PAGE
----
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Tactical Voting and the Tyranny of the MRP

Tactical sites should acknowledge the limitations of MRP projections for their advice, and look hard at how – and whether – they should publish the MRP data, and be more willing to press their manual override buttons

Reform UK leader Nigel Farage and party chairman Richard Tice. Photo: Matthew Chattle / Alamy
Reform UK leader Nigel Farage and party chairman Richard Tice. Photo: Matthew Chattle / Alamy

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Polling company YouGov has set alarm bells ringing with its projection that Nigel Farage will win Clacton with over 40% of the vote, prompting Alastair Campbell to call for Labour and the Conservatives to combine to block him – while others called on the Lib Dems and Greens to back Labour in the seat.

A panic had already been triggered by a Survation projection that Reform UK could win seven seats. And then Farage’s collaborator Matthew Goodwin popped up with a ‘poll’ that showed Reform nationally nine points ahead of the Conservatives.

It’s right to take the projections from independent polling companies seriously, if not Goodwin’s. Clearly Farage could win his seat, he should be blocked and tactical voting for a real alternative (not the Conservatives who are largely indistinguishable from Reform) is urgently needed. Yet we need to be clear that these are not conventional polls: they are projections, which although they use polling data, are based on complex “MRP” (multi-level regression and post-stratification) statistical models, and it is very difficult to evaluate them sensibly.

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As polling expert Matt Singh points out, there is an almost complete “lack of transparency”; none of the pollsters has “yet even listed their variables either for turnout or vote choice”, let alone explained fully how they combine the granular demographic data which is MRPs’ unique selling point with assumptions about political behaviour.

One of the more transparent pollsters, Ipsos Mori, specifically warns: “we would encourage readers to not place too much certainty into specific point estimates.” Yet this is what even widely publicised and reputable tactical voting sites are doing.

The Exmouth case

My own alarm bells were triggered by Survation’s call, since their ‘Reform’ seats included – of all places – the new constituency of Exmouth & Exeter East, which is mostly the old East Devon seat, next door to where I live. While Reform will undoubtedly garner some support, locals reported that it had hardly been seen in the constituency, and no one credited its projected first place.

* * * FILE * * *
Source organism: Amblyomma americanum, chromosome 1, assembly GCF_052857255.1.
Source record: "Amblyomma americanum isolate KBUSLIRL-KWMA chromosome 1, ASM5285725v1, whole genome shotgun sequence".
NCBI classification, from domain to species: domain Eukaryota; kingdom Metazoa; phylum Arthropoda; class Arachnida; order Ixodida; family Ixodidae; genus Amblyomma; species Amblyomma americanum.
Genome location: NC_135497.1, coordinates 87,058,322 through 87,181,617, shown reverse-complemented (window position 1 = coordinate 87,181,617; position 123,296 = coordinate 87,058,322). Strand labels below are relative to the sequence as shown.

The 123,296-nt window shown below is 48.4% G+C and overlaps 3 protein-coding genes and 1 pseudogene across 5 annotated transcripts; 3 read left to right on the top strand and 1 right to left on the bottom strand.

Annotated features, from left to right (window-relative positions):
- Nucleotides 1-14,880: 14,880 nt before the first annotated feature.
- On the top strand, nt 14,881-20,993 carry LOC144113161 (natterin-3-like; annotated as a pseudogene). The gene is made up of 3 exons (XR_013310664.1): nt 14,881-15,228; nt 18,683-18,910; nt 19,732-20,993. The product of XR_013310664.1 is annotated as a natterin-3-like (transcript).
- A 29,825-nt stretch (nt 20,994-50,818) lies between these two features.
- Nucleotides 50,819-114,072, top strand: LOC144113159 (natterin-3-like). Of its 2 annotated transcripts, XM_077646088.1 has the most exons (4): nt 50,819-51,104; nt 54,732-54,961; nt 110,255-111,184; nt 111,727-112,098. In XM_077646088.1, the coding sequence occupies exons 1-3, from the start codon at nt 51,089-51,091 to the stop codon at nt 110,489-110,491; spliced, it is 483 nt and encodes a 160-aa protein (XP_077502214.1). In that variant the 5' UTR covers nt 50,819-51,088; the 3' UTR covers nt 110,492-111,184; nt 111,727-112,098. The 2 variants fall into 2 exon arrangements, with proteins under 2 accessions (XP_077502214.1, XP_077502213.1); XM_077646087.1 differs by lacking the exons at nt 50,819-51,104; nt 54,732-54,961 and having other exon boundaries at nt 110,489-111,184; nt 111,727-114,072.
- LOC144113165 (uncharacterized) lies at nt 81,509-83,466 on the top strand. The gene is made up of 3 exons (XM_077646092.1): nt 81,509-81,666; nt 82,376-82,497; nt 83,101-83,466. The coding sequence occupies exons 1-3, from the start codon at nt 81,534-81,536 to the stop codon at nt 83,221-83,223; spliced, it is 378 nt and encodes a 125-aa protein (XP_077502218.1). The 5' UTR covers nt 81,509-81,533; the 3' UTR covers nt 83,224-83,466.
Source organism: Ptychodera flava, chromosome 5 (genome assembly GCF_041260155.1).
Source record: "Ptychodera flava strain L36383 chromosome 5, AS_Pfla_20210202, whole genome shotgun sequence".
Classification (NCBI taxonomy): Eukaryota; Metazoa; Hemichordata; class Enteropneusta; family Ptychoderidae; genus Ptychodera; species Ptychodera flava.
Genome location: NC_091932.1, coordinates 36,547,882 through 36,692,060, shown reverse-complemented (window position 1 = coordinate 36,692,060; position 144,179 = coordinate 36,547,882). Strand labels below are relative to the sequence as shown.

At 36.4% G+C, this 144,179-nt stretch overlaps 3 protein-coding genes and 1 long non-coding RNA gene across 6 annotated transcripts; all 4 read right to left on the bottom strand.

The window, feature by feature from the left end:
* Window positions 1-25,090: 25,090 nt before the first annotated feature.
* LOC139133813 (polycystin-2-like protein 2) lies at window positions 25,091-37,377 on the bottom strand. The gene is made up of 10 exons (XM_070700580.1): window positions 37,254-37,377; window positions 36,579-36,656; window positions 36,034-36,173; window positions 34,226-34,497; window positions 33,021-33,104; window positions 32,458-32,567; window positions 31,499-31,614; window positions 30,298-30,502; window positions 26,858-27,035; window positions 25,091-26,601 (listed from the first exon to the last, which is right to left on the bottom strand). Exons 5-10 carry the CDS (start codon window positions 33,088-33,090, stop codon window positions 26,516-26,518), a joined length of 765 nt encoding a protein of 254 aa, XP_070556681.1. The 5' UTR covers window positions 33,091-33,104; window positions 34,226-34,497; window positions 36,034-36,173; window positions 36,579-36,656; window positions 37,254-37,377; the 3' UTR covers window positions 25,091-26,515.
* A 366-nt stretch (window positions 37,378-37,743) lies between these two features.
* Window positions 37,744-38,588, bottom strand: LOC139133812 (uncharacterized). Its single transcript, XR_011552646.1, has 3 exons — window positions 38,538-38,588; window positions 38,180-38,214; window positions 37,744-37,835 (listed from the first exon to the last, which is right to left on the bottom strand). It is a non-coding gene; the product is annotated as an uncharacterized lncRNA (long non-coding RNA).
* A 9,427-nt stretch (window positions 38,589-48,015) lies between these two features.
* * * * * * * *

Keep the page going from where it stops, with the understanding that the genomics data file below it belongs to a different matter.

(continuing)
Reform’s candidate Garry Sutherland appears even by its standards to be distinctly lacking in charm – he has a conviction for kicking a dog and has shared David Icke videos – and his behaviour at a recent hustings confirmed the impression this information gives.

Sceptics like British Future director, Sunder Katwala, were quick to suggest on X, formerly Twitter, that the source of Survation’s apparently rogue prediction for Exmouth was that its MRP model was finding it difficult to cope with the very unusual result in East Devon in 2019, when a left-leaning Independent, Claire Wright, was the main opposition to the Conservatives, winning 40% of the vote.

This difficulty had already caused one important tactical site,, to pull a Labour recommendation for Exmouth based partly on MRP projections.

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This might not have mattered too much – none of the other projections agree that Reform is ahead in Exmouth and some like Electoral Calculus suggest that the Lib Dems, not Labour, are the challenger.

However, Best for Britain’s Get Voting, the most heavily promoted tactical voting site, is using Survation’s projection and using it to urge Labour voting in Exmouth – which may have the effect of helping the Conservatives cling on. This case therefore brings to the fore some major concerns about how MRPs, which are widely publicised both by their producers and the TV sites, could perversely skew tactical voting.

MRPs and tactical voting advice

The problem with using MRPs for tactical voting is not only that they are routinely described as ‘polling’ on Get Voting and other tactical sites, when they are not polls but statistical projections. It is also that their primary purpose is not to guide tactical voting, but to provide more accurate overall projections of the overall arithmetic in the next parliament. 

MRPs have gained prominence because of the increasing fragmentation of the British political scene, with greater regional and local variation in how swings in public opinion affect constituency results and hence the parties’ national tallies.

The various MRPs use different models, and although their claims for greater precision than traditional polling might seem suspect – they currently offer a huge range of possible Labour majorities – they can claim modest successes in their first major outings, the 2017 and 2019 elections, and they are at least an attempt to deal with the reality that British elections are decided by 650 separate constituency contests.

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The problem with MRPs is that while in the aggregate, they could improve predictions of the electoral outcome – although by how much is debatable – they may not be especially reliable in predicting individual constituencies, especially where something that doesn’t figure in their models has happened. They use impressively large national samples: Survation’s most recent had 42,000 respondents, but that works out at only 65 people per seat, and the raw local data is not published, but processed via the model.

A senior pollster at one of the major firms pointed out to me that their MRPs aren’t designed to provide constituency-level advice and are published with health warnings. Another quickly admitted that his MRP could produce “surprising” results in what he called “idiosyncratic” seats.